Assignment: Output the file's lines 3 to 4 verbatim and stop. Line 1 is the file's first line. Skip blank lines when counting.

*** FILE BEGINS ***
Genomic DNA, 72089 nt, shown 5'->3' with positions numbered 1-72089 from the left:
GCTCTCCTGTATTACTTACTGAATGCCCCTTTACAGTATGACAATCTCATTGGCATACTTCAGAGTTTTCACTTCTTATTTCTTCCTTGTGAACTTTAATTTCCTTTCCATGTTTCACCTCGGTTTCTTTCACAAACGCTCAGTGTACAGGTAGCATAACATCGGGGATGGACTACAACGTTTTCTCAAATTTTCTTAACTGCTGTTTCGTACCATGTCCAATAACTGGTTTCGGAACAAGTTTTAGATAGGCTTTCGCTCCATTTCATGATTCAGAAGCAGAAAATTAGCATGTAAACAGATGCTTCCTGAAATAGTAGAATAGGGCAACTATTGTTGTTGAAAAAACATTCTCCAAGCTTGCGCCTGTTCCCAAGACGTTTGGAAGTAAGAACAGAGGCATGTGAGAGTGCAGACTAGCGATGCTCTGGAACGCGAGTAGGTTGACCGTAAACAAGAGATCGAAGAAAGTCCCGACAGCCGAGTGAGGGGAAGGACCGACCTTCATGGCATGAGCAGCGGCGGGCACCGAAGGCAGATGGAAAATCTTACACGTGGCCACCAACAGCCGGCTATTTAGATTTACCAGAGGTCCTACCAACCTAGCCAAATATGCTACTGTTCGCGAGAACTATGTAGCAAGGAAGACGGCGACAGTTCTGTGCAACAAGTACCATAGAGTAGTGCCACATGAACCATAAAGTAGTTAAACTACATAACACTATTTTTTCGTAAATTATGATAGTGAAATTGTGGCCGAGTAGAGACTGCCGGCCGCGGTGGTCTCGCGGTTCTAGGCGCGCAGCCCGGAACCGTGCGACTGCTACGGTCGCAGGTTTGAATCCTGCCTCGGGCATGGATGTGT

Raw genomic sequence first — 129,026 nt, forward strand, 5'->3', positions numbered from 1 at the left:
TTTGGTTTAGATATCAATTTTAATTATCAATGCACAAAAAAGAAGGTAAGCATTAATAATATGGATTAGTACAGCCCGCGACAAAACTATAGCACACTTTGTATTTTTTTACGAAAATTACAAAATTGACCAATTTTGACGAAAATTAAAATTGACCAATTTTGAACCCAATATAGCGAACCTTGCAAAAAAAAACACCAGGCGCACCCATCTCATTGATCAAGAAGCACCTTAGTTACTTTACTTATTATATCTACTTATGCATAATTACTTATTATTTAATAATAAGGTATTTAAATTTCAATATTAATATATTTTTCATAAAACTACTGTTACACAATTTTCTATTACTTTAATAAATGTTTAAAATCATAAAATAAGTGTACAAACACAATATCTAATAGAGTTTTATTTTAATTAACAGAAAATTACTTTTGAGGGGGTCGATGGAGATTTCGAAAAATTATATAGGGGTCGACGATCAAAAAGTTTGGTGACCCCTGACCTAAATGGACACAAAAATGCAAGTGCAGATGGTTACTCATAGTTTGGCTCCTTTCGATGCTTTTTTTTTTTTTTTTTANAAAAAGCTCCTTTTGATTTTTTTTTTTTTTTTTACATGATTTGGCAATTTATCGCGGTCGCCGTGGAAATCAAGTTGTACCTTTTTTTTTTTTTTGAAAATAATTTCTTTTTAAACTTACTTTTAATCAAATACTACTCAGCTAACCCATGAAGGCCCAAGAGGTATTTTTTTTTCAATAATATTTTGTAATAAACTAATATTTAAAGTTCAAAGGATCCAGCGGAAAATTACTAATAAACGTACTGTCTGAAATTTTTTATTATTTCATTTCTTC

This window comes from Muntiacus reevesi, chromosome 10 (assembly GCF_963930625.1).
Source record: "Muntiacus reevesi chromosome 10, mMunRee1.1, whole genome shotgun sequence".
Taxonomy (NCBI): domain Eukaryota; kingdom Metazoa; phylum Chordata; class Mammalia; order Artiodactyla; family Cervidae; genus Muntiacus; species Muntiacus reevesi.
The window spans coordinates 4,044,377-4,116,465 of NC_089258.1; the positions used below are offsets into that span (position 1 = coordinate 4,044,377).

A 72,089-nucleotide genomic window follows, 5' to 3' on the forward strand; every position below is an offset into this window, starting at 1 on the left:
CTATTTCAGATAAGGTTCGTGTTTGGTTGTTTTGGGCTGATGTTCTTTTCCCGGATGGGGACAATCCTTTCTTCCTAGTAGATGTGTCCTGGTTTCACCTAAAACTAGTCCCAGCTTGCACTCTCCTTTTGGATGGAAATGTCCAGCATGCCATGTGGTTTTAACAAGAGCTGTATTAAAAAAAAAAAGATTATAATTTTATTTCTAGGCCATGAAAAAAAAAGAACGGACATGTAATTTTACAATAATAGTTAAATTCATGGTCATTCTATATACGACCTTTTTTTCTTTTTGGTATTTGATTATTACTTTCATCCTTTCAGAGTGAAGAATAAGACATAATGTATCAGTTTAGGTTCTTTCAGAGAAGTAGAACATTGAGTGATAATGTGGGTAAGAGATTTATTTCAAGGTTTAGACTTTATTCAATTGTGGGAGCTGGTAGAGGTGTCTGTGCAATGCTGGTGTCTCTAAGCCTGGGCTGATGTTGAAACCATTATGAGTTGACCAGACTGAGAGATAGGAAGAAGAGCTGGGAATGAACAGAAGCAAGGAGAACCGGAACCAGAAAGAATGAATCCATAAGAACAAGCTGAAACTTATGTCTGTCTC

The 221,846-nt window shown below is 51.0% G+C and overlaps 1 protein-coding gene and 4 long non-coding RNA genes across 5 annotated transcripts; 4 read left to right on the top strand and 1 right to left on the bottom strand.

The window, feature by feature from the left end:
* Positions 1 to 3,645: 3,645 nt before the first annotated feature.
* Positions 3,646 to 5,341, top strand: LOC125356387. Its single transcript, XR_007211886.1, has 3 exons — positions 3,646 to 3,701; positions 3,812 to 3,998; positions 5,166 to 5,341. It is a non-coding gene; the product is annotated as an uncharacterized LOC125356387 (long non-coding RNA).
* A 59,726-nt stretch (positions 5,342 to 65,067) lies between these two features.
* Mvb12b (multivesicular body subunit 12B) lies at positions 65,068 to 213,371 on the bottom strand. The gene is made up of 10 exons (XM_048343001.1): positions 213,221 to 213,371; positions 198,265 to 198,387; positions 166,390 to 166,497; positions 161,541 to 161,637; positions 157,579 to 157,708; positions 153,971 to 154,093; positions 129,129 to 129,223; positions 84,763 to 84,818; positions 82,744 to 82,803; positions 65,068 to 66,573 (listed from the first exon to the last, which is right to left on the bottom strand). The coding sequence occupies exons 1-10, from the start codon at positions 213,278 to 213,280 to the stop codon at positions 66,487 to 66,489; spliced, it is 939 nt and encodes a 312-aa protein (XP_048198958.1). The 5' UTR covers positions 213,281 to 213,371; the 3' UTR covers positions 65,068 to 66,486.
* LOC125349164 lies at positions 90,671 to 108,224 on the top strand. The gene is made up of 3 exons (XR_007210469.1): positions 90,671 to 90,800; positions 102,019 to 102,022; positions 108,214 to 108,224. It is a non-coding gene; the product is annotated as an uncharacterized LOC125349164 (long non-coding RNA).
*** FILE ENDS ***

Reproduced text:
Raw genomic sequence first — 129,026 nt, forward strand, 5'->3', positions numbered from 1 at the left:
TTTGGTTTAGATATCAATTTTAATTATCAATGCACAAAAAAGAAGGTAAGCATTAATAATATGGATTAGTACAGCCCGCGACAAAACTATAGCACACTTTGTATTTTTTTACGAAAATTACAAAATTGACCAATTTTGACGAAAATTAAAATTGACCAATTTTGAACCCAATATAGCGAACCTTGCAAAAAAAAACACCAGGCGCACCCATCTCATTGATCAAGAAGCACCTTAGTTACTTTACTTATTATATCTACTTATGCATAATTACTTATTATTTAATAATAAGGTATTTAAATTTCAATATTAATATATTTTTCATAAAACTACTGTTACACAATTTTCTATTACTTTAATAAATGTTTAAAATCATAAAATAAGTGTACAAACACAATATCTAATAGAGTTTTATTTTAATTAACAGAAAATTACTTTTGAGGGGGTCGATGGAGATTTCGAAAAATTATATAGGGGTCGACGATCAAAAAGTTTGGTGACCCCTGACCTAAATGGACACAAAAATGCAAGTGCAGATGGTTACTCATAGTTTGGCTCCTTTCGATGCTTTTTTTTTTTTTTTTTANAAAAAGCTCCTTTTGATTTTTTTTTTTTTTTTTACATGATTTGGCAATTTATCGCGGTCGCCGTGGAAATCAAGTTGTACCTTTTTTTTTTTTTTGAAAATAATTTCTTTTTAAACTTACTTTTAATCAAATACTACTCAGCTAACCCATGAAGGCCCAAGAGGTATTTTTTTTTCAATAATATTTTGTAATAAACTAATATTTAAAGTTCAAAGGATCCAGCGGAAAATTACTAATAAACGTACTGTCTGAAATTTTTTATTATTTCATTTCTTC